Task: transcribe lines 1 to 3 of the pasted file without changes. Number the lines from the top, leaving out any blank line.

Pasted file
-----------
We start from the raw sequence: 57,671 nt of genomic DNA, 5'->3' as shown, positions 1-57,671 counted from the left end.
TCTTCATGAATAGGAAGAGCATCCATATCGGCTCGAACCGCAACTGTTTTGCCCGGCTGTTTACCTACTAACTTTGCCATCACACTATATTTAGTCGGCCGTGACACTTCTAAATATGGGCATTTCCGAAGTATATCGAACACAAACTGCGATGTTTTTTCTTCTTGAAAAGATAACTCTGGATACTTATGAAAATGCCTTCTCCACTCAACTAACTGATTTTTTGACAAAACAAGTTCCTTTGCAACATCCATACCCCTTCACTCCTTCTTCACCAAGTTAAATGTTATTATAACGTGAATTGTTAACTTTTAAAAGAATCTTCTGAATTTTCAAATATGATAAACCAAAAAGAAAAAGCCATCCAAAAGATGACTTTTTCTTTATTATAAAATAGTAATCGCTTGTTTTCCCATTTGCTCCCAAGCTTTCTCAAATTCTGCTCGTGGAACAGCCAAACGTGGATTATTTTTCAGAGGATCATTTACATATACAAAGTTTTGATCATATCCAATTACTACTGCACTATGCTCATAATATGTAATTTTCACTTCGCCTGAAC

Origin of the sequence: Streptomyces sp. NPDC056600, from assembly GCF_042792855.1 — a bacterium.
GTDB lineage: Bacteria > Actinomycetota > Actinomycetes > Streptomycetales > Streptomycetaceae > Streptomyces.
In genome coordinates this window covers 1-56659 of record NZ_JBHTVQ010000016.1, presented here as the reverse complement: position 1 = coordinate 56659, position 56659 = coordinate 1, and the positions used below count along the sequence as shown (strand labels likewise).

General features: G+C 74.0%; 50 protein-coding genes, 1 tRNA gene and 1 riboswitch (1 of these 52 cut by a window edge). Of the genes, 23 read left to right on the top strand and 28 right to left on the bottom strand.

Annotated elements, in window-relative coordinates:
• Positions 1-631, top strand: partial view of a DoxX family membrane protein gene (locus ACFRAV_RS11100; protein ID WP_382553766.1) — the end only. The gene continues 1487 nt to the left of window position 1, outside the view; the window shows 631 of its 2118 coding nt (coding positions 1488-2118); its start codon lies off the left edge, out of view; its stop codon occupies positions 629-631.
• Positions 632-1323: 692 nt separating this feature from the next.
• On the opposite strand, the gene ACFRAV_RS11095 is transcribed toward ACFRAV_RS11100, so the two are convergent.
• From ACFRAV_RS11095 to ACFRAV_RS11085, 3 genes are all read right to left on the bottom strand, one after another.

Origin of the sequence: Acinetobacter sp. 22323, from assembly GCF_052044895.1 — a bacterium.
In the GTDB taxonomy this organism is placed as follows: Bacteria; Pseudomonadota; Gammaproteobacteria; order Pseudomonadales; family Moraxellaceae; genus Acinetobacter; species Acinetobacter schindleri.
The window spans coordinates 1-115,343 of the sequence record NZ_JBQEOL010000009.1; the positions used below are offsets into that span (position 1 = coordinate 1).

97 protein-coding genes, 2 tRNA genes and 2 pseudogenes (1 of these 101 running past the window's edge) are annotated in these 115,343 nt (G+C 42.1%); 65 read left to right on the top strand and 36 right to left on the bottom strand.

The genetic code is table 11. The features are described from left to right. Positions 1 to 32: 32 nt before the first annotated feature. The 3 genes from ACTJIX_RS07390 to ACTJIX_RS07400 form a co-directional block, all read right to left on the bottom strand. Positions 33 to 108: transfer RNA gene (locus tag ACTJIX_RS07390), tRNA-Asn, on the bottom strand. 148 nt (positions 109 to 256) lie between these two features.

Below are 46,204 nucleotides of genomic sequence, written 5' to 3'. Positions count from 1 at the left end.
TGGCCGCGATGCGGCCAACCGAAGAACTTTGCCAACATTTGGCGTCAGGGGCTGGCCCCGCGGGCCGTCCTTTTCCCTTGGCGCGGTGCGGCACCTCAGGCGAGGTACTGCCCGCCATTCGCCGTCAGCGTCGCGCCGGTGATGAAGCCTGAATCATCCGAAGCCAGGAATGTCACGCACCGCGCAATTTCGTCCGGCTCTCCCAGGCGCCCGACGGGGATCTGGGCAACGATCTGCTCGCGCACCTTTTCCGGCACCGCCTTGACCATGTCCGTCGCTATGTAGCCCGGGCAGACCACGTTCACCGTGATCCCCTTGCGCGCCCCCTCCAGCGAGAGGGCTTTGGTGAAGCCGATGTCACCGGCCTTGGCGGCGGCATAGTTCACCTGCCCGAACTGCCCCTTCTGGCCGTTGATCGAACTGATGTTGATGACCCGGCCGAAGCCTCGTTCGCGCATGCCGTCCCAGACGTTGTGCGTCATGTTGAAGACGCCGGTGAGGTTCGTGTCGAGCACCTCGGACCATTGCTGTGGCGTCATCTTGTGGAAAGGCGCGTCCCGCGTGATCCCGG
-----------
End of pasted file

We start from the raw sequence: 57,671 nt of genomic DNA, 5'->3' as shown, positions 1-57,671 counted from the left end.
TCTTCATGAATAGGAAGAGCATCCATATCGGCTCGAACCGCAACTGTTTTGCCCGGCTGTTTACCTACTAACTTTGCCATCACACTATATTTAGTCGGCCGTGACACTTCTAAATATGGGCATTTCCGAAGTATATCGAACACAAACTGCGATGTTTTTTCTTCTTGAAAAGATAACTCTGGATACTTATGAAAATGCCTTCTCCACTCAACTAACTGATTTTTTGACAAAACAAGTTCCTTTGCAACATCCATACCCCTTCACTCCTTCTTCACCAAGTTAAATGTTATTATAACGTGAATTGTTAACTTTTAAAAGAATCTTCTGAATTTTCAAATATGATAAACCAAAAAGAAAAAGCCATCCAAAAGATGACTTTTTCTTTATTATAAAATAGTAATCGCTTGTTTTCCCATTTGCTCCCAAGCTTTCTCAAATTCTGCTCGTGGAACAGCCAAACGTGGATTATTTTTCAGAGGATCATTTACATATACAAAGTTTTGATCATATCCAATTACTACTGCACTATGCTCATAATATGTAATTTTCACTTCGCCTGAAC

Origin of the sequence: Streptomyces sp. NPDC056600, from assembly GCF_042792855.1 — a bacterium.